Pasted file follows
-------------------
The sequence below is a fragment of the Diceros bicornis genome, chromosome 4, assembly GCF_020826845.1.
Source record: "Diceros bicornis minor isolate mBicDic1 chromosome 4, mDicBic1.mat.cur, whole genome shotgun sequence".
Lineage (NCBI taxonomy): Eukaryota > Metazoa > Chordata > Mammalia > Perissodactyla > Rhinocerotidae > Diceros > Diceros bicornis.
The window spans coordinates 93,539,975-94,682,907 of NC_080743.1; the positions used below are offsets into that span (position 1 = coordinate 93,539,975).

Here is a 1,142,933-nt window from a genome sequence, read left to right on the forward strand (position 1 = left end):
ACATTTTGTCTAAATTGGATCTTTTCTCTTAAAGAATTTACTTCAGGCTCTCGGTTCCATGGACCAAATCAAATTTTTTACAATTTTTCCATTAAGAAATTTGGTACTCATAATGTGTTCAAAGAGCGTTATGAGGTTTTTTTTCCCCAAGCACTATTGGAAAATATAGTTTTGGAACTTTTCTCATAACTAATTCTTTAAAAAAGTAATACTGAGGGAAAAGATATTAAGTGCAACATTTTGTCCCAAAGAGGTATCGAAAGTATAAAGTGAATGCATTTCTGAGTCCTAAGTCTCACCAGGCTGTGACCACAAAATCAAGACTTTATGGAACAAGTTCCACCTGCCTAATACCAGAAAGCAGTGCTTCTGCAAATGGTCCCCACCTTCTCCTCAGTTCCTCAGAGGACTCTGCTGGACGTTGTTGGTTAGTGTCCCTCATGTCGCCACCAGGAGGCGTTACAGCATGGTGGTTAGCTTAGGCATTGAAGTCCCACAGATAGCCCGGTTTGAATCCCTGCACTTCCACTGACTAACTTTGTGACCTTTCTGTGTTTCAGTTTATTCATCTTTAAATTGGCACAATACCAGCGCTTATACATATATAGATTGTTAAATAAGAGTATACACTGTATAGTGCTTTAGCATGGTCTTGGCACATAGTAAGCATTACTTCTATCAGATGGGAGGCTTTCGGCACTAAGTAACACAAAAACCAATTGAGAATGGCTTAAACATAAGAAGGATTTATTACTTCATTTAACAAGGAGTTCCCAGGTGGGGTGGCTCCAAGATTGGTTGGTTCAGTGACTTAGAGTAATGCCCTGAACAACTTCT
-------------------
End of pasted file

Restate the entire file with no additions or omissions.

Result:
The sequence below is a fragment of the Diceros bicornis genome, chromosome 4, assembly GCF_020826845.1.
Source record: "Diceros bicornis minor isolate mBicDic1 chromosome 4, mDicBic1.mat.cur, whole genome shotgun sequence".
Lineage (NCBI taxonomy): Eukaryota > Metazoa > Chordata > Mammalia > Perissodactyla > Rhinocerotidae > Diceros > Diceros bicornis.
The window spans coordinates 93,539,975-94,682,907 of NC_080743.1; the positions used below are offsets into that span (position 1 = coordinate 93,539,975).

Here is a 1,142,933-nt window from a genome sequence, read left to right on the forward strand (position 1 = left end):
ACATTTTGTCTAAATTGGATCTTTTCTCTTAAAGAATTTACTTCAGGCTCTCGGTTCCATGGACCAAATCAAATTTTTTACAATTTTTCCATTAAGAAATTTGGTACTCATAATGTGTTCAAAGAGCGTTATGAGGTTTTTTTTCCCCAAGCACTATTGGAAAATATAGTTTTGGAACTTTTCTCATAACTAATTCTTTAAAAAAGTAATACTGAGGGAAAAGATATTAAGTGCAACATTTTGTCCCAAAGAGGTATCGAAAGTATAAAGTGAATGCATTTCTGAGTCCTAAGTCTCACCAGGCTGTGACCACAAAATCAAGACTTTATGGAACAAGTTCCACCTGCCTAATACCAGAAAGCAGTGCTTCTGCAAATGGTCCCCACCTTCTCCTCAGTTCCTCAGAGGACTCTGCTGGACGTTGTTGGTTAGTGTCCCTCATGTCGCCACCAGGAGGCGTTACAGCATGGTGGTTAGCTTAGGCATTGAAGTCCCACAGATAGCCCGGTTTGAATCCCTGCACTTCCACTGACTAACTTTGTGACCTTTCTGTGTTTCAGTTTATTCATCTTTAAATTGGCACAATACCAGCGCTTATACATATATAGATTGTTAAATAAGAGTATACACTGTATAGTGCTTTAGCATGGTCTTGGCACATAGTAAGCATTACTTCTATCAGATGGGAGGCTTTCGGCACTAAGTAACACAAAAACCAATTGAGAATGGCTTAAACATAAGAAGGATTTATTACTTCATTTAACAAGGAGTTCCCAGGTGGGGTGGCTCCAAGATTGGTTGGTTCAGTGACTTAGAGTAATGCCCTGAACAACTTCT